This article is a reply to Daniel Thym’s post on the "Solitude of European Law made in Germany".
With a population of five-plus million, with two official languages, Finnish and Swedish, and located far in the north and east in the European Union, the discussion concerning the proper language for publication of legal research particularly in European law – or international law more generally, of which EU law was until EU membership in 1995 seen to constitute a part of – turns easily into a question concerning the ultimate purpose of such research, which is closely linked with the expected audience of such research. From a Finnish perspective, the discussion concerning the language of publication in legal scholarship is a difficult and even slightly sensitive one – after all, the relationship between the law and the language in which it is expressed, is intrinsic. This is nothing typically Finnish, but concerns legal professions and legal scholarship even more generally. There is a long tradition of legal scholarship in the two national languages, Finnish and Swedish, and, at least in Finland, law and legal research have been imaged to belong – in a somewhat national romantic tradition – to the sciences of a distinctively national character, and thus comparable to research in the Finnish language or Finnish history. Especially during the times before the current deep engagement with the transnational, the separation between our “own” legal system and “foreign” elements tended to be emphasised, contributing to a tendency to stress the special features of our own system in comparison with those of others. There has always been plenty of legal literature published both in Finnish and Swedish, and number of active and scholarly high standard peer reviewed journals and reviews continue to be published in Finland, providing fora for scholarly debates – although it is clear that in a small country the number of discussants is always limited. Another significant forum for debates, for example in the fields of constitutional and EU law, is constituted by the committee debates in the Finnish Parliament, which participates closely in the preparation of EU related matters in Finland and hears experts during the course of such discussions.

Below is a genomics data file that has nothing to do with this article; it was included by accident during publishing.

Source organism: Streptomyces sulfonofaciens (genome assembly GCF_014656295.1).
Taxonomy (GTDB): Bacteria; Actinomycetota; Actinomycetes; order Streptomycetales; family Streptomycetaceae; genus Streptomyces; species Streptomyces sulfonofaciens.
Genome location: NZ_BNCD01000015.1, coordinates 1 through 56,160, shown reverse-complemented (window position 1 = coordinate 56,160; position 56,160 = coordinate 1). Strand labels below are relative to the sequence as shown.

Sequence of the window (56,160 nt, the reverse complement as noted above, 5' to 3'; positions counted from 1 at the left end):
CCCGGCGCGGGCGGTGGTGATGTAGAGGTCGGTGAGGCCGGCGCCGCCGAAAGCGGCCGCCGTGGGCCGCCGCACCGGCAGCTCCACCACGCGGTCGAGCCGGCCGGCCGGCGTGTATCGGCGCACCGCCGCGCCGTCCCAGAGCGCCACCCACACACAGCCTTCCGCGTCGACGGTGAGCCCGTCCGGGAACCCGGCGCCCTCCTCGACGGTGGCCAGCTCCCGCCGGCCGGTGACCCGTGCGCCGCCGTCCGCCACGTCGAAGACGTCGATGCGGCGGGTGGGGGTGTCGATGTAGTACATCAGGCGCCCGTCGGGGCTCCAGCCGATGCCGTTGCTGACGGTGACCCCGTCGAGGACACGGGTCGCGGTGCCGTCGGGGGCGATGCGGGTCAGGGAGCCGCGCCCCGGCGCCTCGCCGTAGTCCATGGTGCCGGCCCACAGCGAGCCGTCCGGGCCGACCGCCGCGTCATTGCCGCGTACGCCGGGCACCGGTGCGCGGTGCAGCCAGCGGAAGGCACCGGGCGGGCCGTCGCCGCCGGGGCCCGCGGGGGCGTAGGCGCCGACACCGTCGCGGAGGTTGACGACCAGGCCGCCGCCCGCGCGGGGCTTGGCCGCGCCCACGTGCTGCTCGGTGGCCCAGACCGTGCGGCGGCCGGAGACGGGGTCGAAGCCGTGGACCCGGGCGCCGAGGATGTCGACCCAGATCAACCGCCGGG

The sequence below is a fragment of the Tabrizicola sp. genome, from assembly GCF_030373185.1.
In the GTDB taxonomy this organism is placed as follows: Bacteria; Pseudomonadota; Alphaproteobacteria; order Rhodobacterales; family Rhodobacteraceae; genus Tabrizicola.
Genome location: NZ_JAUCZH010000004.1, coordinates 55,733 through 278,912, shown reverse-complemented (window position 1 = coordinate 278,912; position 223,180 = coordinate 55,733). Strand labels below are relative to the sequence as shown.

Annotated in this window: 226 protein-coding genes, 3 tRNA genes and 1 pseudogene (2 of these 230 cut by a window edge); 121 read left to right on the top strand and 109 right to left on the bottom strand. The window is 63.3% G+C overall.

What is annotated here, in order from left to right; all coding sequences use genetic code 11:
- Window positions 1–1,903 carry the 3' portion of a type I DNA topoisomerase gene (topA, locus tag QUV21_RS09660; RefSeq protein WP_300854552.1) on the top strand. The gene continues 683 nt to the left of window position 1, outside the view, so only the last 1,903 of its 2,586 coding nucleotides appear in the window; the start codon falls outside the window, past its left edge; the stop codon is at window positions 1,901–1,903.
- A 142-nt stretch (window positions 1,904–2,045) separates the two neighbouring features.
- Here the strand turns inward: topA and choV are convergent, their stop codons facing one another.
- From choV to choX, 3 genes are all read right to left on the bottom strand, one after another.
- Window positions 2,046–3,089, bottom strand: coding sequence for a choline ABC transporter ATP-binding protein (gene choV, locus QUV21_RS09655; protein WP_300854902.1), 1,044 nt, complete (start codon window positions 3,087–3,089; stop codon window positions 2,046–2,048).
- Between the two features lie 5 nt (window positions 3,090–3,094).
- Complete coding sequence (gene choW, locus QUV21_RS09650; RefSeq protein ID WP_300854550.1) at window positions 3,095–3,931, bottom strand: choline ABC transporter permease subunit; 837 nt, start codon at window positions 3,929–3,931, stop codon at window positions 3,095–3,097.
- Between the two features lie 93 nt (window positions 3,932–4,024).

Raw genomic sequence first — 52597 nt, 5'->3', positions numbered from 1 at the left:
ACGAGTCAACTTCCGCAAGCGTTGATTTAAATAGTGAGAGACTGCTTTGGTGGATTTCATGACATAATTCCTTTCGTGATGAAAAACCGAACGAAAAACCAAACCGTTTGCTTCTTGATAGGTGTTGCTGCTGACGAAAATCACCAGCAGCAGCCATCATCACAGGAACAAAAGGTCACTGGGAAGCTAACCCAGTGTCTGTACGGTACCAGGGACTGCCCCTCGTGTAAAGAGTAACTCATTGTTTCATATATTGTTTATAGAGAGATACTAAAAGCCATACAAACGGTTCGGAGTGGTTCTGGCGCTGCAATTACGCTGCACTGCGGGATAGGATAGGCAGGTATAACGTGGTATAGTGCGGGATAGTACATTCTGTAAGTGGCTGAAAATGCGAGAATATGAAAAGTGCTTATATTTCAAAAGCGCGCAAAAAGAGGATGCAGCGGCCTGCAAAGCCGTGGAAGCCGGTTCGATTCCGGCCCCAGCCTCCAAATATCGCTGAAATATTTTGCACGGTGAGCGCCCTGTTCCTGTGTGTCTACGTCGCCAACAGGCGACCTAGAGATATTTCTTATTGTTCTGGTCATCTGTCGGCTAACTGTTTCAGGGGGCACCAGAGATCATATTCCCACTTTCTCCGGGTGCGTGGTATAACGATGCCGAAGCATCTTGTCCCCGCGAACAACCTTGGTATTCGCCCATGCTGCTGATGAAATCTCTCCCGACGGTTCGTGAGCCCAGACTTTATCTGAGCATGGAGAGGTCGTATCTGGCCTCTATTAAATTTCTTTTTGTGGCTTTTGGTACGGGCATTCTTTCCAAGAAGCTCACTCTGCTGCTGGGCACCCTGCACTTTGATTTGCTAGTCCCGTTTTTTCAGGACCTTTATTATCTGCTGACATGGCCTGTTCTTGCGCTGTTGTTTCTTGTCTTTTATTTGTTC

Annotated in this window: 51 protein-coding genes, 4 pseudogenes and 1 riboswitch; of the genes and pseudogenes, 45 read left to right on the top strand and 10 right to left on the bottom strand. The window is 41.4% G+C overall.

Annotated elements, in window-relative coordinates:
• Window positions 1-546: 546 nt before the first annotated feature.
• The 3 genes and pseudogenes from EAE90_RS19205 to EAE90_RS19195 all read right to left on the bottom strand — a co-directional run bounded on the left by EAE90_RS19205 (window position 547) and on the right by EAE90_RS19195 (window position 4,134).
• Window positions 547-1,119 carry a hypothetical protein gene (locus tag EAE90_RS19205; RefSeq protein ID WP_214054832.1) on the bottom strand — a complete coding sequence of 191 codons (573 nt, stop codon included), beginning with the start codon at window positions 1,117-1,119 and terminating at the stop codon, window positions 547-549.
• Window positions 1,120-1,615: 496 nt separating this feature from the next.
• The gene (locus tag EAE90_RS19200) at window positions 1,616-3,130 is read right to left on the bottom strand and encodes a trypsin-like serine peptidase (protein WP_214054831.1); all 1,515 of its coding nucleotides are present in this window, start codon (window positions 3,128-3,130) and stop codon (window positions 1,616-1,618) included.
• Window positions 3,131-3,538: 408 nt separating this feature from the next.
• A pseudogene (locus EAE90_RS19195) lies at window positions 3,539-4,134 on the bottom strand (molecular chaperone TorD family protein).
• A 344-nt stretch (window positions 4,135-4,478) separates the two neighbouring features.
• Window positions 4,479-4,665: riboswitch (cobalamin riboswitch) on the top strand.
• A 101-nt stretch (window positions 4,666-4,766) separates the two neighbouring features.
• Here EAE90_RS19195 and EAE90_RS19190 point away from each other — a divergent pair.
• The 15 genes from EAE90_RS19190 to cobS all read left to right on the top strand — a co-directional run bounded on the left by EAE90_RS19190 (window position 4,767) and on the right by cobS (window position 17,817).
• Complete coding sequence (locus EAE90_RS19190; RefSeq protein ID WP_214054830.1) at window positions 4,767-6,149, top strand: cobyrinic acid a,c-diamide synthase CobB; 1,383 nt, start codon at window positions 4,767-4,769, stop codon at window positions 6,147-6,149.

Despite the existence of legal literature originating in the Finnish context, it is evident that the number of national sources has its obvious limits, and thus research living up to more international standards would be difficult to conduct by relying entirely on purely national sources, slightly depending on one’s field of study. Especially general legal doctrines and concepts have been followed and imported intensively, not least because academic dissertations of a good quality have been seen to presume the examination of one’s topic from a more theoretical dimension as well. Although publishing in other languages than Finnish or Swedish has traditionally been the exception, scholars have been expected to follow English and German and sometimes even French discussions. In that sense, domestic – often bilingual – research has been international; multilinguistic sources have been used in order to widen the perspective of one’s study. Comparative aspects have usually been presented in quite standard legal doctrinal work. The other Nordic countries have always enjoyed a special status, since in particular in civil law the shared elements in the legal systems have been many. For example Juristföreningen’s Tidskrift, the oldest still published legal journal in the Nordic countries (since 1865), has always had the special ambition of creating a forum for such links in Finland. On the other hand, whatever is written in Spanish or Italian would very seldom or hardly ever be followed. In this context, it is necessary to emphasise the tradition of German in traditional Finnish legal scholarship: There has been a time when the German language and academic connections were considered to be of the highest importance and thus take priority over those to the English speaking world. Interestingly, the leading Finnish legal Zeitschrift, Lakimies, now publishing its 112th volume and thus dating back to times before the Finnish independence (1917), has included the titles of the articles published therein in German since 1961, and their summaries in English only since 1995. Both arrangements were motivated during the time of their introduction by the need to open possibilities for others to familiarize themselves with Finnish legal scholarship.